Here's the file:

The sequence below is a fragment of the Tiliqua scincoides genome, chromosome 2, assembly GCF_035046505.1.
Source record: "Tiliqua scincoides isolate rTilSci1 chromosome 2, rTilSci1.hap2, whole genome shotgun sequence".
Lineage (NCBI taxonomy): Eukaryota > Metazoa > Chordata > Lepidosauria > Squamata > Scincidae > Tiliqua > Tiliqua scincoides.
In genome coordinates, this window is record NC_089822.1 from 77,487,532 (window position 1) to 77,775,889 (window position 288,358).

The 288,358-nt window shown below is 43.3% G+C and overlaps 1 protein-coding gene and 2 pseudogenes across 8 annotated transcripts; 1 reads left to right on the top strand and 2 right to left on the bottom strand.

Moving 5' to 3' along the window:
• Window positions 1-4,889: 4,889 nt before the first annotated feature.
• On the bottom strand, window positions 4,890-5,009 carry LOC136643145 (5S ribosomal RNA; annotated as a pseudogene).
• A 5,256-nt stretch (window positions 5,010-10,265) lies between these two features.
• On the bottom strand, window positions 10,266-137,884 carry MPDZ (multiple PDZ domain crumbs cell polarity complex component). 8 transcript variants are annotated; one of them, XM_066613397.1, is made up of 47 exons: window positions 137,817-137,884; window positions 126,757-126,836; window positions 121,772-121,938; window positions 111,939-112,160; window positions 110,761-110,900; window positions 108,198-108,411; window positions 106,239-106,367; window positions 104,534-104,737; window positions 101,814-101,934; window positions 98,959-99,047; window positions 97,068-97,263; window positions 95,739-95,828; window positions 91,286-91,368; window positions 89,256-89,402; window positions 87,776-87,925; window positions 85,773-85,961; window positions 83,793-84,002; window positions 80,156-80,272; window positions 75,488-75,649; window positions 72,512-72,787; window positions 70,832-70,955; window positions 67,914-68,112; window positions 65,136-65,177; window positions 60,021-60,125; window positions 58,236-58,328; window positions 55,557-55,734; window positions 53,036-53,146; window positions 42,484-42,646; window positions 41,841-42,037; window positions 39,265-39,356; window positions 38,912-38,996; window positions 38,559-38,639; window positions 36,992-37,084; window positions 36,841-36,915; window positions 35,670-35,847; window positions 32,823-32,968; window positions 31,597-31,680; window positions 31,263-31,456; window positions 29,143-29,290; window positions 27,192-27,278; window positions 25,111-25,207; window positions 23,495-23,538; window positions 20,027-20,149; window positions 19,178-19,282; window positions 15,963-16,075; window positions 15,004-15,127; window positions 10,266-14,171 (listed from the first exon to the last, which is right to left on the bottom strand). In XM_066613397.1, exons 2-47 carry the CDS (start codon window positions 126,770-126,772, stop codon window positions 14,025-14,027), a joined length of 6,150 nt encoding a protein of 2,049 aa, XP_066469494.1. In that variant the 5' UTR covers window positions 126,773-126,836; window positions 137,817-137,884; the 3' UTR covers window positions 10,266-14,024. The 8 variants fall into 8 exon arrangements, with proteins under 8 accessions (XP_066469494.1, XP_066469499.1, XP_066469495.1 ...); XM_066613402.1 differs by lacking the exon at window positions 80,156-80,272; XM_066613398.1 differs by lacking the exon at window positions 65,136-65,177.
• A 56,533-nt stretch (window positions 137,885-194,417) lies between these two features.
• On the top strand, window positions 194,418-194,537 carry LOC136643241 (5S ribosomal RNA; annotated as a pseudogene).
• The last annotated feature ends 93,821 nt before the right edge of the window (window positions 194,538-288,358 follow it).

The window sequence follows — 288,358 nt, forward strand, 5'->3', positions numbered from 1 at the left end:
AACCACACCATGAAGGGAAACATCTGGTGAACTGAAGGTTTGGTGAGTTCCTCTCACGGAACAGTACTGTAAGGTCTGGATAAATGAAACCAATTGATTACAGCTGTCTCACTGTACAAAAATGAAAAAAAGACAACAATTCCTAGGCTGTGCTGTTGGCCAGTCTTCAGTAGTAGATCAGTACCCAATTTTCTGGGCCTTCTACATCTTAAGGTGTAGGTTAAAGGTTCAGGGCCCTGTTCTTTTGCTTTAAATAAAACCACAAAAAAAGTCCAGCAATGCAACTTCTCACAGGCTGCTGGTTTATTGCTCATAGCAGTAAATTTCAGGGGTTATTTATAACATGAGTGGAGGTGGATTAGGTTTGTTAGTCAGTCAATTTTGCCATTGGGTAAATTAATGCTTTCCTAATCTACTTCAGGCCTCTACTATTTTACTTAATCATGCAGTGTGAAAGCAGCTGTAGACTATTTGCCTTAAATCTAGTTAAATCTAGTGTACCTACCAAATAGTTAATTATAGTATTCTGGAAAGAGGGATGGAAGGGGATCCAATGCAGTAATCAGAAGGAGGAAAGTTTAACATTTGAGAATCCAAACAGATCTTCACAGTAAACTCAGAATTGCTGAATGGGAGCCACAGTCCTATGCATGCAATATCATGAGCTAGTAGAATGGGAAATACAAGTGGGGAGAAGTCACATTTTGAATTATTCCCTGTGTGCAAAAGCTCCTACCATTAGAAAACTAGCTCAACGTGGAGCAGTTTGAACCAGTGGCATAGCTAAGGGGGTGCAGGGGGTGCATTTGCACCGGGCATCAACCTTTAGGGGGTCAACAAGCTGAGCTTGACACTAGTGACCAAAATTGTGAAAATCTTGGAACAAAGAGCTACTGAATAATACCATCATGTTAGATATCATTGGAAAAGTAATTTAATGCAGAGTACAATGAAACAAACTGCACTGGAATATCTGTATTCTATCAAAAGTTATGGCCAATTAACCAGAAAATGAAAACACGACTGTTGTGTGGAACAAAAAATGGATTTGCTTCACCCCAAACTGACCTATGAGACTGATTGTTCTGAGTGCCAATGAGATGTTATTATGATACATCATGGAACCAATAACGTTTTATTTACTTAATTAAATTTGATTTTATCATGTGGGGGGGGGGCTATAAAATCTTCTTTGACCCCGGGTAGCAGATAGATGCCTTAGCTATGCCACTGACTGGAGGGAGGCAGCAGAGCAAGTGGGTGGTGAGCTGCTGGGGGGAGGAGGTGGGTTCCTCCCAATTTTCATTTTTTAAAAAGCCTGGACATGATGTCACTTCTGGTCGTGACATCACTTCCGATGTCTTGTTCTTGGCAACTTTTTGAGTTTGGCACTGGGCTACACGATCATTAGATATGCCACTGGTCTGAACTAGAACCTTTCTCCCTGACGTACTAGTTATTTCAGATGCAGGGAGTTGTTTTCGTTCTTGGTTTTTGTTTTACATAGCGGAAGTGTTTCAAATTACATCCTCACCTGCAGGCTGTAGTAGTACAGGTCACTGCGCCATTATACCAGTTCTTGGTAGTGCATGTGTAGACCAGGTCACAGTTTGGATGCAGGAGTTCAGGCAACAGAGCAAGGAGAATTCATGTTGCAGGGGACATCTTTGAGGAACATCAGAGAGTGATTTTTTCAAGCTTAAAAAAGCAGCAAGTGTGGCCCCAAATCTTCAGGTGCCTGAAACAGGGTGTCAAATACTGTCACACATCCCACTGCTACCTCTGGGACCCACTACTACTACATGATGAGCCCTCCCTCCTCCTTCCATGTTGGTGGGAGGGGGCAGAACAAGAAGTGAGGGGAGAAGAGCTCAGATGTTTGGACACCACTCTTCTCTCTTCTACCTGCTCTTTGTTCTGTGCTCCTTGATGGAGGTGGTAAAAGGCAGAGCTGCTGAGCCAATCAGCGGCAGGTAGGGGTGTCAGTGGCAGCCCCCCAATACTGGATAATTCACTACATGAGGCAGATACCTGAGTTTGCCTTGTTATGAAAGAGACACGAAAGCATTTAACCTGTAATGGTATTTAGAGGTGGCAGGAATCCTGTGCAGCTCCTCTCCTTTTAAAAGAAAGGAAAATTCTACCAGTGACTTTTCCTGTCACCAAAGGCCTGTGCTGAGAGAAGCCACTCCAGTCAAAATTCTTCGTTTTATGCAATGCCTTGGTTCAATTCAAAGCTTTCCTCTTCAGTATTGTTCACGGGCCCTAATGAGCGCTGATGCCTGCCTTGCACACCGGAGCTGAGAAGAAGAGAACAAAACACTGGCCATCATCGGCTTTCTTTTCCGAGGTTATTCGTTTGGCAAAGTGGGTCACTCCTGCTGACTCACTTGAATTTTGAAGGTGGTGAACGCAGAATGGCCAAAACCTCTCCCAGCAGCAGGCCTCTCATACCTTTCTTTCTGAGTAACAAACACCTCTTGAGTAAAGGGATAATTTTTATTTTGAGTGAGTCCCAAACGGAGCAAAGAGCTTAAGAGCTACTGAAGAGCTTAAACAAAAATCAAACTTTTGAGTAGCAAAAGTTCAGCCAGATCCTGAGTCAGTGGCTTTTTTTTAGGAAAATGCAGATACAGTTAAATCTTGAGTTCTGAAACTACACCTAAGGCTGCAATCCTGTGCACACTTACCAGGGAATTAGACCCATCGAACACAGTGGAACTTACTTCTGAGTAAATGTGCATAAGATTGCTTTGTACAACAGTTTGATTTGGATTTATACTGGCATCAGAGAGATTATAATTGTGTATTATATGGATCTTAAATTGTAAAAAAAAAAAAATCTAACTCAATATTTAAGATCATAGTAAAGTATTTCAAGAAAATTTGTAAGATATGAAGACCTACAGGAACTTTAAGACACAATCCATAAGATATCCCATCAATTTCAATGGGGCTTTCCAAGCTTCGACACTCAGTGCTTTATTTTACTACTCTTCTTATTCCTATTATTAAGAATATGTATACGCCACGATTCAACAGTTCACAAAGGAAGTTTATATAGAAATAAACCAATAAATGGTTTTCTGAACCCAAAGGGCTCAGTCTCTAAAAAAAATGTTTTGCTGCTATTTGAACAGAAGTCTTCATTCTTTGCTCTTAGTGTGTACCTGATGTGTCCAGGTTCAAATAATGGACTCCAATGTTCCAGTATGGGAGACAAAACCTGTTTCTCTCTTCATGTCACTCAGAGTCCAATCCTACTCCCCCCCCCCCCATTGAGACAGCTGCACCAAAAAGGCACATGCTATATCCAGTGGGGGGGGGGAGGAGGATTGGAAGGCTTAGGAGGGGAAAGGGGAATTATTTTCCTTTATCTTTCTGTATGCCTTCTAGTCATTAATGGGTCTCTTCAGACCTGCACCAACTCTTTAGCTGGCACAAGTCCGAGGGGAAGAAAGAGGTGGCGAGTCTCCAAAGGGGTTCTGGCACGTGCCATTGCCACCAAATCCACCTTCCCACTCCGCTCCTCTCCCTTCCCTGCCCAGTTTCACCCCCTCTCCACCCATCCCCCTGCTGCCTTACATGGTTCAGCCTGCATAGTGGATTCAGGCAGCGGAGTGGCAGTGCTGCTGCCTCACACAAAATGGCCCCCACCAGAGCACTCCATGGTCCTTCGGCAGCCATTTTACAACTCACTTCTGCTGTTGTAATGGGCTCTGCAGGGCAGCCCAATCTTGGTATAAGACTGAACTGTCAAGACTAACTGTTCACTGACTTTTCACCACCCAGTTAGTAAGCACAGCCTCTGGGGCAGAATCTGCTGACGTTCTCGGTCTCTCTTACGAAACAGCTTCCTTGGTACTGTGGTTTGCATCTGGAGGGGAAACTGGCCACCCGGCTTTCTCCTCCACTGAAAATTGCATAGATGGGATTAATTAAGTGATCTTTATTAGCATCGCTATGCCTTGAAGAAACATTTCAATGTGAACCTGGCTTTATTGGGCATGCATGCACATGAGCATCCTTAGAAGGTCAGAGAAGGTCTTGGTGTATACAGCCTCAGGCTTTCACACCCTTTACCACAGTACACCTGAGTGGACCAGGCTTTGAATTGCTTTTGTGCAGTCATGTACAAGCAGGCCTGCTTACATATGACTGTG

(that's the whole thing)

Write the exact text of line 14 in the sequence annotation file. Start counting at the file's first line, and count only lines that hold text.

The window sequence follows — 288,358 nt, forward strand, 5'->3', positions numbered from 1 at the left end: